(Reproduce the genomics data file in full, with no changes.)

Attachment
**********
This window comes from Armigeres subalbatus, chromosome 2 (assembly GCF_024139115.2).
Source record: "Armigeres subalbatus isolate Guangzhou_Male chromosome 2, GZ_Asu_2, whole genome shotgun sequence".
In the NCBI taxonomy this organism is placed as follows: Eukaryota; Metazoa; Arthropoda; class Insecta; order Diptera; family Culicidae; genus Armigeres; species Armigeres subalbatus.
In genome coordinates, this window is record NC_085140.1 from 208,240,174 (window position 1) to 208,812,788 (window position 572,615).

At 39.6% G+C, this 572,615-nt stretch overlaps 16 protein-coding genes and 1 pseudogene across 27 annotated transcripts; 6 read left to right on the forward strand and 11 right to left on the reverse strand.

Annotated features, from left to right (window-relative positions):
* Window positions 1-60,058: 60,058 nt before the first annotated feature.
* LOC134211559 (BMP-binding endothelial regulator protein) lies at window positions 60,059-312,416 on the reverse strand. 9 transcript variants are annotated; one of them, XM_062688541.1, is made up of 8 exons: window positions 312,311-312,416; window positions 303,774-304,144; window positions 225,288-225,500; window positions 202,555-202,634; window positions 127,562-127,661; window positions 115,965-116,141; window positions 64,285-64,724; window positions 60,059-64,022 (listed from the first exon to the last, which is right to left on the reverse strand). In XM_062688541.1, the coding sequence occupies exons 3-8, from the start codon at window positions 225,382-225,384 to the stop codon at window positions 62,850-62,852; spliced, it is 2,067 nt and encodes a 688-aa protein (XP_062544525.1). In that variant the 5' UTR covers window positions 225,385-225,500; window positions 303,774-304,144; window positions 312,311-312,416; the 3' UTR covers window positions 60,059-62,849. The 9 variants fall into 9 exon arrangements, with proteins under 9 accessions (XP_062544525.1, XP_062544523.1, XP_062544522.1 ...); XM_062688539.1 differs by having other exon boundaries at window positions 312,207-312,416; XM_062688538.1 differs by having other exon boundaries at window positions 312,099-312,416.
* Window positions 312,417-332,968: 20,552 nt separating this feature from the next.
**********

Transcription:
This window comes from Armigeres subalbatus, chromosome 2 (assembly GCF_024139115.2).
Source record: "Armigeres subalbatus isolate Guangzhou_Male chromosome 2, GZ_Asu_2, whole genome shotgun sequence".
In the NCBI taxonomy this organism is placed as follows: Eukaryota; Metazoa; Arthropoda; class Insecta; order Diptera; family Culicidae; genus Armigeres; species Armigeres subalbatus.
In genome coordinates, this window is record NC_085140.1 from 208,240,174 (window position 1) to 208,812,788 (window position 572,615).

At 39.6% G+C, this 572,615-nt stretch overlaps 16 protein-coding genes and 1 pseudogene across 27 annotated transcripts; 6 read left to right on the forward strand and 11 right to left on the reverse strand.

Annotated features, from left to right (window-relative positions):
* Window positions 1-60,058: 60,058 nt before the first annotated feature.
* LOC134211559 (BMP-binding endothelial regulator protein) lies at window positions 60,059-312,416 on the reverse strand. 9 transcript variants are annotated; one of them, XM_062688541.1, is made up of 8 exons: window positions 312,311-312,416; window positions 303,774-304,144; window positions 225,288-225,500; window positions 202,555-202,634; window positions 127,562-127,661; window positions 115,965-116,141; window positions 64,285-64,724; window positions 60,059-64,022 (listed from the first exon to the last, which is right to left on the reverse strand). In XM_062688541.1, the coding sequence occupies exons 3-8, from the start codon at window positions 225,382-225,384 to the stop codon at window positions 62,850-62,852; spliced, it is 2,067 nt and encodes a 688-aa protein (XP_062544525.1). In that variant the 5' UTR covers window positions 225,385-225,500; window positions 303,774-304,144; window positions 312,311-312,416; the 3' UTR covers window positions 60,059-62,849. The 9 variants fall into 9 exon arrangements, with proteins under 9 accessions (XP_062544525.1, XP_062544523.1, XP_062544522.1 ...); XM_062688539.1 differs by having other exon boundaries at window positions 312,207-312,416; XM_062688538.1 differs by having other exon boundaries at window positions 312,099-312,416.
* Window positions 312,417-332,968: 20,552 nt separating this feature from the next.